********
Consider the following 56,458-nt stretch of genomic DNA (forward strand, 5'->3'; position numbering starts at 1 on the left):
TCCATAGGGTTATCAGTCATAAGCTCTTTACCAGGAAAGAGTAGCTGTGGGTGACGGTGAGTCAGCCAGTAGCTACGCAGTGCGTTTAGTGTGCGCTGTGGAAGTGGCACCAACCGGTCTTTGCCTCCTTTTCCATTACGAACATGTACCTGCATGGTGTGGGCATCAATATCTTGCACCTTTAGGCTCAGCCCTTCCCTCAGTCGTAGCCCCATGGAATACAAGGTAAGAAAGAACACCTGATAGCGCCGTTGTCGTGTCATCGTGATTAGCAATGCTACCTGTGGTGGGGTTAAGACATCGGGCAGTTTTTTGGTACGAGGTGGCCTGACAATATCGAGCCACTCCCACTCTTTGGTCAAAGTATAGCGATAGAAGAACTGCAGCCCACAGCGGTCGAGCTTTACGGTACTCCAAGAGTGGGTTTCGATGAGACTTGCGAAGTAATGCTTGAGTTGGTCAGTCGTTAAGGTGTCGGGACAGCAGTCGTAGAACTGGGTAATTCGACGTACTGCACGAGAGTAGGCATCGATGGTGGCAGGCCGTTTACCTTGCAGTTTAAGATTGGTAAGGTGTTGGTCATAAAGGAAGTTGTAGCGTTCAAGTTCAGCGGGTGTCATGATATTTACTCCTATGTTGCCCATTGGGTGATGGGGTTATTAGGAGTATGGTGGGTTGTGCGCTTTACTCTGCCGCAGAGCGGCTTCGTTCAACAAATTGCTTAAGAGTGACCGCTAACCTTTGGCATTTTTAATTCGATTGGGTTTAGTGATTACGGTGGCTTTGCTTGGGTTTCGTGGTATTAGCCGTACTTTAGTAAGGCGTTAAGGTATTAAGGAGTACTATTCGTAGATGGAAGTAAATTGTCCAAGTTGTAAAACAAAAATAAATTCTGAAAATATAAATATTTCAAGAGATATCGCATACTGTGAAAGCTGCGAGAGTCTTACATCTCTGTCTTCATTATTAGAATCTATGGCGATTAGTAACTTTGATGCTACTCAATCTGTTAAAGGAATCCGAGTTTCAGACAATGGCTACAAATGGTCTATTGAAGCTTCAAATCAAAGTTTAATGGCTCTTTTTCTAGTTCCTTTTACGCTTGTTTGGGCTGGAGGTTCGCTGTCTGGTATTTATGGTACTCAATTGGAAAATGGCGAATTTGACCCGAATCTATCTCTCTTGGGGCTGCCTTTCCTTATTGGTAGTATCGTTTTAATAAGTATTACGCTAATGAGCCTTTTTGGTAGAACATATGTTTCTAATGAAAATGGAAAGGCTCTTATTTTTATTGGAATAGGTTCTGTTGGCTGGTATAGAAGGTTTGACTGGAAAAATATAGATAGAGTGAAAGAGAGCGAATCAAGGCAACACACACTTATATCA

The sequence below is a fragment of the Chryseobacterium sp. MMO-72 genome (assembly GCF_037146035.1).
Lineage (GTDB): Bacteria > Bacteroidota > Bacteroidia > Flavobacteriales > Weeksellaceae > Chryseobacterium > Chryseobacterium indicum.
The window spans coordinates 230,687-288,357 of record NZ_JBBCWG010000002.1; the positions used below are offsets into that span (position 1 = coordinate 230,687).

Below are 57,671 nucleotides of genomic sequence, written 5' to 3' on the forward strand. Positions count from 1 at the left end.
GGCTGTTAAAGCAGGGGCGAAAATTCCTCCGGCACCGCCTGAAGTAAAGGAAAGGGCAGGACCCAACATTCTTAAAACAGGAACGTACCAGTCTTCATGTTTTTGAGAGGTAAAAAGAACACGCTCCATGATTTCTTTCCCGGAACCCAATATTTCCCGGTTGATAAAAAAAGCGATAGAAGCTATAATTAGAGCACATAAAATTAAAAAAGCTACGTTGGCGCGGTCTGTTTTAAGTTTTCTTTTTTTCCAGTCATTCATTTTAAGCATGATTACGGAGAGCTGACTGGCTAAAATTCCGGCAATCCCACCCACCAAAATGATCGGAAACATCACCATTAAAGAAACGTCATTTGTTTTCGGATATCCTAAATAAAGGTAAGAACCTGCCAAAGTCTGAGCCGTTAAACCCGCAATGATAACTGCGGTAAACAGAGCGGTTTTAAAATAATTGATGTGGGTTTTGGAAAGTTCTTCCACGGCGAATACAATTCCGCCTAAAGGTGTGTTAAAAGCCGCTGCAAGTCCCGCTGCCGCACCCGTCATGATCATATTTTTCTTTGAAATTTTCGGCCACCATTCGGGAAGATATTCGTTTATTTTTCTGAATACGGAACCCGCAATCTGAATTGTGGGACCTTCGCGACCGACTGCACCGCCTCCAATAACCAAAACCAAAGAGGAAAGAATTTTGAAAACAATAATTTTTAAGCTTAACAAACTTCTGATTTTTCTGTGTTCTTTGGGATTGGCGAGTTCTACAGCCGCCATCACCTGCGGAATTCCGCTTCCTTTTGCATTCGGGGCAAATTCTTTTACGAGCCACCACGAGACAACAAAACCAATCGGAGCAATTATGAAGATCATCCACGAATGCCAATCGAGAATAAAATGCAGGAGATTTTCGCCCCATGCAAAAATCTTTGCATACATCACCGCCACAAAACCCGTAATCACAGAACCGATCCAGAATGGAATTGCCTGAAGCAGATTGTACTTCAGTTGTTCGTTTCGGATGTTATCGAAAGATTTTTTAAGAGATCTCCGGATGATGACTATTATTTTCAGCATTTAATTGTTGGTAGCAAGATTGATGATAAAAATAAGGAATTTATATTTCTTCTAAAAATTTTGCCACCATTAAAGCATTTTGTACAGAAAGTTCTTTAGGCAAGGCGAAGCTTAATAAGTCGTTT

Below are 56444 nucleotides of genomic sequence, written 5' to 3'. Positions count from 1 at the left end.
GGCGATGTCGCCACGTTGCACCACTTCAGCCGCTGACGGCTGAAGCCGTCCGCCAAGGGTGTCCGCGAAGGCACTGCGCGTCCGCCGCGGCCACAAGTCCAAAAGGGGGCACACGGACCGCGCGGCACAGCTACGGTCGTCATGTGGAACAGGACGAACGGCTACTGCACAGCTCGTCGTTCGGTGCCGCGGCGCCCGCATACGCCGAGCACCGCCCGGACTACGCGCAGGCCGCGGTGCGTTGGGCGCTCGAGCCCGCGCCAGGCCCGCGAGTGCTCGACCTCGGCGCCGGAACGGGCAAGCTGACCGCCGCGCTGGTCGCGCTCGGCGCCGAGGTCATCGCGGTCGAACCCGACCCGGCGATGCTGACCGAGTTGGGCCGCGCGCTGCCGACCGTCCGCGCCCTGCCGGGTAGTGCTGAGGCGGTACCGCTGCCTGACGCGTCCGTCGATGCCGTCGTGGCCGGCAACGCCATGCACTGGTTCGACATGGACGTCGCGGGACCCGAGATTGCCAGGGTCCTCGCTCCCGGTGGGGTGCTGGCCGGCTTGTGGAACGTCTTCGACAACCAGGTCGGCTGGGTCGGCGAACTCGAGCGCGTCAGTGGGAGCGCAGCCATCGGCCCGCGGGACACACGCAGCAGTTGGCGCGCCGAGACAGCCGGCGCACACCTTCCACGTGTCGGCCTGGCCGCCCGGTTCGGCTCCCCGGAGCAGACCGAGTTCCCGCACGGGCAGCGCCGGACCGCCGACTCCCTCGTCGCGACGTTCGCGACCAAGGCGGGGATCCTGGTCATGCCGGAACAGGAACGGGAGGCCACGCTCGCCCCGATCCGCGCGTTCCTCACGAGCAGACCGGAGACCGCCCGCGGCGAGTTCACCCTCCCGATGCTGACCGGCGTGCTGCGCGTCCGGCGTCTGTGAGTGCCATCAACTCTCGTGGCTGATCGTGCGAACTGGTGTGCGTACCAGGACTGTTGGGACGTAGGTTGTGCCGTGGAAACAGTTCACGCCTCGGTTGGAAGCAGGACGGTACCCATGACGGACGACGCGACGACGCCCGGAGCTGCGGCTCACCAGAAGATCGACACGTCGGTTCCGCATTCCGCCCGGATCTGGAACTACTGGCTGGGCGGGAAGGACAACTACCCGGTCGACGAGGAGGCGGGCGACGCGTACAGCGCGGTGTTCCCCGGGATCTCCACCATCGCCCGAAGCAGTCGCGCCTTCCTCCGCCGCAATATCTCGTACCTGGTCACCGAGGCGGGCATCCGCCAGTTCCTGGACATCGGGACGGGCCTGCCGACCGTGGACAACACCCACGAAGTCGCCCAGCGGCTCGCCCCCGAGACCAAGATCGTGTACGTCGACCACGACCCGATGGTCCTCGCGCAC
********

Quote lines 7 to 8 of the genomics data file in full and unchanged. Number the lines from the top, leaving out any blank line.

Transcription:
GGCTGTTAAAGCAGGGGCGAAAATTCCTCCGGCACCGCCTGAAGTAAAGGAAAGGGCAGGACCCAACATTCTTAAAACAGGAACGTACCAGTCTTCATGTTTTTGAGAGGTAAAAAGAACACGCTCCATGATTTCTTTCCCGGAACCCAATATTTCCCGGTTGATAAAAAAAGCGATAGAAGCTATAATTAGAGCACATAAAATTAAAAAAGCTACGTTGGCGCGGTCTGTTTTAAGTTTTCTTTTTTTCCAGTCATTCATTTTAAGCATGATTACGGAGAGCTGACTGGCTAAAATTCCGGCAATCCCACCCACCAAAATGATCGGAAACATCACCATTAAAGAAACGTCATTTGTTTTCGGATATCCTAAATAAAGGTAAGAACCTGCCAAAGTCTGAGCCGTTAAACCCGCAATGATAACTGCGGTAAACAGAGCGGTTTTAAAATAATTGATGTGGGTTTTGGAAAGTTCTTCCACGGCGAATACAATTCCGCCTAAAGGTGTGTTAAAAGCCGCTGCAAGTCCCGCTGCCGCACCCGTCATGATCATATTTTTCTTTGAAATTTTCGGCCACCATTCGGGAAGATATTCGTTTATTTTTCTGAATACGGAACCCGCAATCTGAATTGTGGGACCTTCGCGACCGACTGCACCGCCTCCAATAACCAAAACCAAAGAGGAAAGAATTTTGAAAACAATAATTTTTAAGCTTAACAAACTTCTGATTTTTCTGTGTTCTTTGGGATTGGCGAGTTCTACAGCCGCCATCACCTGCGGAATTCCGCTTCCTTTTGCATTCGGGGCAAATTCTTTTACGAGCCACCACGAGACAACAAAACCAATCGGAGCAATTATGAAGATCATCCACGAATGCCAATCGAGAATAAAATGCAGGAGATTTTCGCCCCATGCAAAAATCTTTGCATACATCACCGCCACAAAACCCGTAATCACAGAACCGATCCAGAATGGAATTGCCTGAAGCAGATTGTACTTCAGTTGTTCGTTTCGGATGTTATCGAAAGATTTTTTAAGAGATCTCCGGATGATGACTATTATTTTCAGCATTTAATTGTTGGTAGCAAGATTGATGATAAAAATAAGGAATTTATATTTCTTCTAAAAATTTTGCCACCATTAAAGCATTTTGTACAGAAAGTTCTTTAGGCAAGGCGAAGCTTAATAAGTCGTTT

Below are 56444 nucleotides of genomic sequence, written 5' to 3'. Positions count from 1 at the left end.